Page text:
Faculty Profile: Gregg Johnson, Electrical Engineering Technology Friday, October 12, 2012
Gregg Johnson, Ph.D., was recently appointed associate professor of electrical engineering technology for the Department of Natural Sciences and Engineering Technology. Johnson has more than 15 years of experience working in and directing research and development teams in a wide range of environments, from government research labs to start-up companies to multinational corporations. Most recently, he was manager of hardware engineering at Cisco Systems in Atlanta, Ga.
Johnson earned a Bachelor of Arts in experimental physics from Gustavus Adolphus College and a Ph.D. in physics with a research focus in electronic circuits from Ohio University. This semester he is teaching courses in Differential Equations, Communication Electronics and Digital Electronics II.
Who inspired you to pursue the field of engineering?
I had some great professors as an undergraduate in addition to my graduate advisor. They were all very hands-on, especially when it came to electronics. They instilled a mindset (and confidence) in me that if you need something, and can't buy it - build it! It was a revelation, really, that they believed I had the ability and the knowledge to do it, but in retrospect why not? So, ever since, I've gravitated to jobs where I can invent and build hardware, and have been doing so for the past 15 years.
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What attracted you to teaching at Point Park University?
I attended a liberal arts college as an undergrad and really loved it. I believe a well-rounded education serves all majors well, engineering being no exception. I decided that if I was able to pursue a career in academia that it would definitely be at a liberal arts institution, and I limited my search accordingly. In addition, I was really drawn to the emphasis at Point Park on teaching. The students here have great access to the professors, and may not even realize that it's not like that everywhere.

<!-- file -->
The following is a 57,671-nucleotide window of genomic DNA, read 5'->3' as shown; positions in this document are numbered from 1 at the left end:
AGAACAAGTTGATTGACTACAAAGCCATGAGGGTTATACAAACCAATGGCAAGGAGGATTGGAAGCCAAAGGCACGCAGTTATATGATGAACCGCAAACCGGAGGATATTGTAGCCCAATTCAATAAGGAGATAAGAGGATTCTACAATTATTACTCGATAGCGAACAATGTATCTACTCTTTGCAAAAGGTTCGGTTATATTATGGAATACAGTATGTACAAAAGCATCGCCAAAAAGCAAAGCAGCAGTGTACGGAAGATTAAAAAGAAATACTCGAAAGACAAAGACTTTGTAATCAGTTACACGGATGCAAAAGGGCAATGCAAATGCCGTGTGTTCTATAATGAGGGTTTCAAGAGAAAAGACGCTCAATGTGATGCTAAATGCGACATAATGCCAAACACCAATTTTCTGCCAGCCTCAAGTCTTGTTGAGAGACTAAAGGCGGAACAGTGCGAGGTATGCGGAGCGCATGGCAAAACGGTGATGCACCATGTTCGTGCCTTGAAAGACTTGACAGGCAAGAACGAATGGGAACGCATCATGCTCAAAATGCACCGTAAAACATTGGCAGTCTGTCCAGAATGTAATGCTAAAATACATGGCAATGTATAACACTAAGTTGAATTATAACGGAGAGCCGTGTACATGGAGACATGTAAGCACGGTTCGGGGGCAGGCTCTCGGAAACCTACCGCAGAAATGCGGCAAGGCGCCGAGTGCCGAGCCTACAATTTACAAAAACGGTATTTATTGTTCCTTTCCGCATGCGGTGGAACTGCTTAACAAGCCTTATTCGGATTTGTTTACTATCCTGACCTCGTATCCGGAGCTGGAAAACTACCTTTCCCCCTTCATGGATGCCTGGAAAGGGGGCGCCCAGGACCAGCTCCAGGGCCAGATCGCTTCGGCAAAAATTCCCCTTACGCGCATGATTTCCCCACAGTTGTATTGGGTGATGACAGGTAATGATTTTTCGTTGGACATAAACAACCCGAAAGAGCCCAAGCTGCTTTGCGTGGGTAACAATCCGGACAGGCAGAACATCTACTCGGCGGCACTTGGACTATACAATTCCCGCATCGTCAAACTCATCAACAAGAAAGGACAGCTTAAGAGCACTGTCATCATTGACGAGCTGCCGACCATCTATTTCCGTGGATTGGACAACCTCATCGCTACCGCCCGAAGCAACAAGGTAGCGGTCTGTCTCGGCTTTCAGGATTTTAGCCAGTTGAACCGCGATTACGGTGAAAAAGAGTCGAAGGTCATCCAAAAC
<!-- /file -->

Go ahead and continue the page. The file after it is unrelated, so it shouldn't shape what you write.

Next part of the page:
What career advice do you have for our electrical engineering technology students?
Get ready! Today's technology workplace is highly competitive. Development groups are lean and need strong performances from all team members. The demands on you will be high, but the rewards are there too. Interestingly, instead of raises and bonuses, numerous studies have shown that engineers are more motivated by getting to work on cool stuff. If that sounds about right to you, you've chosen the right profession. (Don't worry; there will also be raises and bonuses along the way.)
Learn to collaborate with your fellow students as much as you can. There are very few engineering jobs where you work in isolation on your own project. Effective collaboration is actually a skill that needs to be developed over time, and it will be expected on your first day of work.
Don't go in with the expectation that the skill-set you have today will be all you need for your career. You will need to continually educate yourself so hopefully your employer will provide the right opportunities for you to do so. Similarly, don't expect that a given specialization will be as relevant tomorrow as it is today. Be ready to reinvent yourself when you need to, or you could be left behind. (I've recently watched it happen!)